When medical students observe doctor appointments

This columnist believes it's a chance to help others down the road

Erin Fortin avatar

by Erin Fortin |

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You’ve been busy preparing for a doctor appointment that’s today. You have your notes from tracking symptoms, along with questions you want to ask. Maybe you’re a little anxious. You check in, wait, and then are brought into the examination room, where you discuss your medications and have your vitals taken. Finally, a doctor enters, accompanied by someone you’ve never met before.

A medical student is shadowing the doctor during the appointment. How do you feel about that? Does having a student present to observe and learn bother you?

This scenario has never bothered me, even before my diagnosis of paroxysmal nocturnal hemoglobinuria (PNH) in 2019. I thought that everyone else felt the same way, too, until the topic was brought up among my family, and some of them felt differently. They thought it infringed on their privacy and preferred not to be viewed as subjects for a student to learn from. But I think students need to start somewhere, so why not with me?

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Sharing knowledge to benefit others

Since my diagnosis, my desire to improve the future of PNH treatment has always motivated me in every aspect of my advocacy. If a student observes my rare case, it will benefit a healthcare provider in the future. As I discussed in a previous column, not every doctor knows what PNH is, so if I can be an example a student will draw from in future cases, it can be powerful.

A survey of PNH patients discussed in the Journal of Managed Care and Specialty Pharmacy found that, on average, it can take up to two years to be properly diagnosed. For some, it takes even longer. My hope is that the students who observe me will keep PNH in mind when learning about a patient’s symptoms. How amazing would it be to reduce that statistic to one year or less by spreading awareness and educating future providers?

Many students have observed my appointments, mostly with my hematologist. When I was pregnant with my daughter, I was seen by students from a local university, who began the appointment by asking questions, such as how I was feeling. Then the doctor finished the appointment.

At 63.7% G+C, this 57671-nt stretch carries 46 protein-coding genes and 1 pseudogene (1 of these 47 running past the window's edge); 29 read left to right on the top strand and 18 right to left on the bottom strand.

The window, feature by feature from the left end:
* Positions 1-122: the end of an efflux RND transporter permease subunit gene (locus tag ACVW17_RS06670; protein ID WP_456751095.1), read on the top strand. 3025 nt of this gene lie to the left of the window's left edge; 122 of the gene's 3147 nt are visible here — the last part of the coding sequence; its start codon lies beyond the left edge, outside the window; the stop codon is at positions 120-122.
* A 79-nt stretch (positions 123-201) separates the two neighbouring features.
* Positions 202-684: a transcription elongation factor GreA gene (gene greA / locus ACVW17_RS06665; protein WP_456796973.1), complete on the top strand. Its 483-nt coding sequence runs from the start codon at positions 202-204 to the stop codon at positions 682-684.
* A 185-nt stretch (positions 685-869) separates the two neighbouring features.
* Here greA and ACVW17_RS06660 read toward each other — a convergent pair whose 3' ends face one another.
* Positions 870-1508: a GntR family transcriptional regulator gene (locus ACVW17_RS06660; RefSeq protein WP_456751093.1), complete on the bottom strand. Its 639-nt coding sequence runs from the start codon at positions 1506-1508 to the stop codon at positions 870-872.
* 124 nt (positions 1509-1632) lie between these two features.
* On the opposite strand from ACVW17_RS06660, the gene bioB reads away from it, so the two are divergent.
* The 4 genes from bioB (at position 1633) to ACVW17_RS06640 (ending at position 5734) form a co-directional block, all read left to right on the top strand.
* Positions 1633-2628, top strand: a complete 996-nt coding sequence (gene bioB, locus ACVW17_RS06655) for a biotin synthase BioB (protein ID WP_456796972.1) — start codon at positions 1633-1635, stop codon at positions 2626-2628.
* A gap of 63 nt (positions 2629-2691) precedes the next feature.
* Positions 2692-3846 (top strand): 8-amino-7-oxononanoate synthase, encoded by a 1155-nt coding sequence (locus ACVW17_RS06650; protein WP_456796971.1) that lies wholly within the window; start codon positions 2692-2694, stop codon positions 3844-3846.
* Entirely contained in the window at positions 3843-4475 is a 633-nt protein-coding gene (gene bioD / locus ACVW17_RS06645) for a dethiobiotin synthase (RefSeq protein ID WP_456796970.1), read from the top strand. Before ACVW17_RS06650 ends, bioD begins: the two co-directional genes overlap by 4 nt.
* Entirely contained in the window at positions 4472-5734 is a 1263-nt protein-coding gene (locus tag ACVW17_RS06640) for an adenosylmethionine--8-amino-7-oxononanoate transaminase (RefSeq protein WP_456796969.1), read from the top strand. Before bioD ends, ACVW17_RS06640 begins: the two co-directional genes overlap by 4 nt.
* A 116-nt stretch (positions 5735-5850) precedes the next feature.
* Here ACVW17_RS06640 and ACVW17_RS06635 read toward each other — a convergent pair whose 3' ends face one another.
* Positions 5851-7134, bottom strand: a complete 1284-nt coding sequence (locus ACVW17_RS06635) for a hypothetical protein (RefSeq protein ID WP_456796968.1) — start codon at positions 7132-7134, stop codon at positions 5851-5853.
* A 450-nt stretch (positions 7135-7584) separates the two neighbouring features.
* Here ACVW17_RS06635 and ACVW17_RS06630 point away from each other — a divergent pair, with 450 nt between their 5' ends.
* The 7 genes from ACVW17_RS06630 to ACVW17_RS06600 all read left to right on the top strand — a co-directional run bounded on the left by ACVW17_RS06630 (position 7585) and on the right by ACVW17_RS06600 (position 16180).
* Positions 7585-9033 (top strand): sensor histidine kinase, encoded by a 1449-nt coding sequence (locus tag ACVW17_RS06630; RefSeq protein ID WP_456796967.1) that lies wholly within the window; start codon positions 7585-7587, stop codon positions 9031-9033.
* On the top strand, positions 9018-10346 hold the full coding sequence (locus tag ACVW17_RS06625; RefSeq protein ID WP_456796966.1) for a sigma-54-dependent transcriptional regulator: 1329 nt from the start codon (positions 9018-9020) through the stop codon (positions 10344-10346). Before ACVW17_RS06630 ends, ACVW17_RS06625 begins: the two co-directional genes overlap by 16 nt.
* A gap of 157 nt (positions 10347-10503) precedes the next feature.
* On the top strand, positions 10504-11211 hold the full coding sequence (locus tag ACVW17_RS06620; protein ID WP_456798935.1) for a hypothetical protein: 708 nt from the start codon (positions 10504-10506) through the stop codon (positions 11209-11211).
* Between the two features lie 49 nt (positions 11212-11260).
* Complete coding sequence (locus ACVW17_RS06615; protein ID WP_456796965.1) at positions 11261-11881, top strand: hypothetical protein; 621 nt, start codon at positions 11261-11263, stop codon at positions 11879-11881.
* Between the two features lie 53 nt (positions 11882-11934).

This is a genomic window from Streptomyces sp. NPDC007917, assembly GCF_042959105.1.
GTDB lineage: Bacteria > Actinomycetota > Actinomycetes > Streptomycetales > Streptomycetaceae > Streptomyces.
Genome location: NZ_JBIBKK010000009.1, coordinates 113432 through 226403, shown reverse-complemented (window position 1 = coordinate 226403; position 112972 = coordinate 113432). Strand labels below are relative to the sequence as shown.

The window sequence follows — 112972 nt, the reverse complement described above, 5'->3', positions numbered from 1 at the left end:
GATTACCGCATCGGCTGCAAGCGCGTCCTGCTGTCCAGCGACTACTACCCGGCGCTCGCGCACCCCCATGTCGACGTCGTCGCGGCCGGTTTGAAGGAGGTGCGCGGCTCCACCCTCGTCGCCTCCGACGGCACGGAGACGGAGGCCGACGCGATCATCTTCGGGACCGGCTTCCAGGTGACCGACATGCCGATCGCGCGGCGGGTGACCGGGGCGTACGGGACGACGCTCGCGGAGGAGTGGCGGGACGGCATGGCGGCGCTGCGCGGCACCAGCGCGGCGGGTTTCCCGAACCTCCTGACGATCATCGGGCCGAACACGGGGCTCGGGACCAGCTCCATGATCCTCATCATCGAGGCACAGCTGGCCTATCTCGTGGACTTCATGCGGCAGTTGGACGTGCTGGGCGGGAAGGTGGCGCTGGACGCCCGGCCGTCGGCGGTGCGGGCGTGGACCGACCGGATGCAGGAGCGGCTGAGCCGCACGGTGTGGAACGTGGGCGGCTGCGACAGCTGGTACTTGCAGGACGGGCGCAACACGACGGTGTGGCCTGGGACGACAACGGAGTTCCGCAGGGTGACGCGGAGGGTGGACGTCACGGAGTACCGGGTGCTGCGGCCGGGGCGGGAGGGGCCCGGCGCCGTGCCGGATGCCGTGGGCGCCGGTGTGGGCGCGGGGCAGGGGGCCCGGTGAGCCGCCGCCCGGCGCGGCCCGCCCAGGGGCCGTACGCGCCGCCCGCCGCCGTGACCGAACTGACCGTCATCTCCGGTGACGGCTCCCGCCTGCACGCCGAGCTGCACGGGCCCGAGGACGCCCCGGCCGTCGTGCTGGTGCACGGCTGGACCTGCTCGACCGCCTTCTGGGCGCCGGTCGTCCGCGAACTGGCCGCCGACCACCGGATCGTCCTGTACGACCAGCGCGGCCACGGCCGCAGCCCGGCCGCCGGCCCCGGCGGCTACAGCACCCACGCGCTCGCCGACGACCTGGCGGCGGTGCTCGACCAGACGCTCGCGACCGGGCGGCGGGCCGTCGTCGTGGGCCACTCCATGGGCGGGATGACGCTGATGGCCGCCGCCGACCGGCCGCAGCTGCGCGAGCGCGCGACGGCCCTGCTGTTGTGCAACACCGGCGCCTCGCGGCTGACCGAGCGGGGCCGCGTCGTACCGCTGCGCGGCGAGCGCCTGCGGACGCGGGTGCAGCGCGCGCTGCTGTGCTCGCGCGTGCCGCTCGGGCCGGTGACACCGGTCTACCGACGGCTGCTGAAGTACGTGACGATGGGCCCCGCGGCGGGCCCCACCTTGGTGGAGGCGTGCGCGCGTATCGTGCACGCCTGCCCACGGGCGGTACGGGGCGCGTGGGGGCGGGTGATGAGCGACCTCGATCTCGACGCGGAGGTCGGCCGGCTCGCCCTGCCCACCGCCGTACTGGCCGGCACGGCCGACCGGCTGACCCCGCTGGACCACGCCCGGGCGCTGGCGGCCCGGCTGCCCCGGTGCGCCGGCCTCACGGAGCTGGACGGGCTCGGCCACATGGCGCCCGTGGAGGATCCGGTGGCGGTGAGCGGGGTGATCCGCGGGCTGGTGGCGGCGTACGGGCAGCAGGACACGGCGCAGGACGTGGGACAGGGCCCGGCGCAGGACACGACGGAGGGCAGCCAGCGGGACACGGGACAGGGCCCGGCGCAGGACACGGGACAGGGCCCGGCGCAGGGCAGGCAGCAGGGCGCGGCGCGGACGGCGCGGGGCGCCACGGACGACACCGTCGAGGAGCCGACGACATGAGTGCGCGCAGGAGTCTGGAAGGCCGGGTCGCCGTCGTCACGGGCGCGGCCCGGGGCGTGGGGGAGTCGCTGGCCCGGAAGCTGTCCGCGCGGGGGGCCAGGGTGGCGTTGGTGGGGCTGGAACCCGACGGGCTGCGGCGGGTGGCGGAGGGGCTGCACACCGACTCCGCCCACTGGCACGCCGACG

I was happy to work with the students because most of them had never heard of PNH. Pregnancy with PNH is even rarer than PNH alone, so my doctors had limited research to guide my care. I was proud to be the first patient they’d seen with the disease.

I can see how some patients might be uncomfortable with this arrangement. Relationships are formed with doctors, who create an environment of trust and comfort. Having someone there you just met could affect how you speak with your doctor, the type of questions you ask, and how many details you want to share.

Another concern might be that your doctor, while teaching a student, might not be giving you their full attention. This hasn’t been my experience, though. I’ve never left an appointment feeling dissatisfied because we ran out of time. If at some point I did feel that way, I think I would say something to the doctor.

What are your thoughts about students observing appointments? Please share in the comments below. 

Note: PNH News is strictly a news and information website about the disease. It does not provide medical advice, diagnosis, or treatment. This content is not intended to be a substitute for professional medical advice, diagnosis, or treatment. Always seek the advice of your physician or other qualified health provider with any questions you may have regarding a medical condition. Never disregard professional medical advice or delay in seeking it because of something you have read on this website. The opinions expressed in this column are not those of PNH News or its parent company, BioNews, and are intended to spark discussion about issues pertaining to paroxysmal nocturnal hemoglobinuria.


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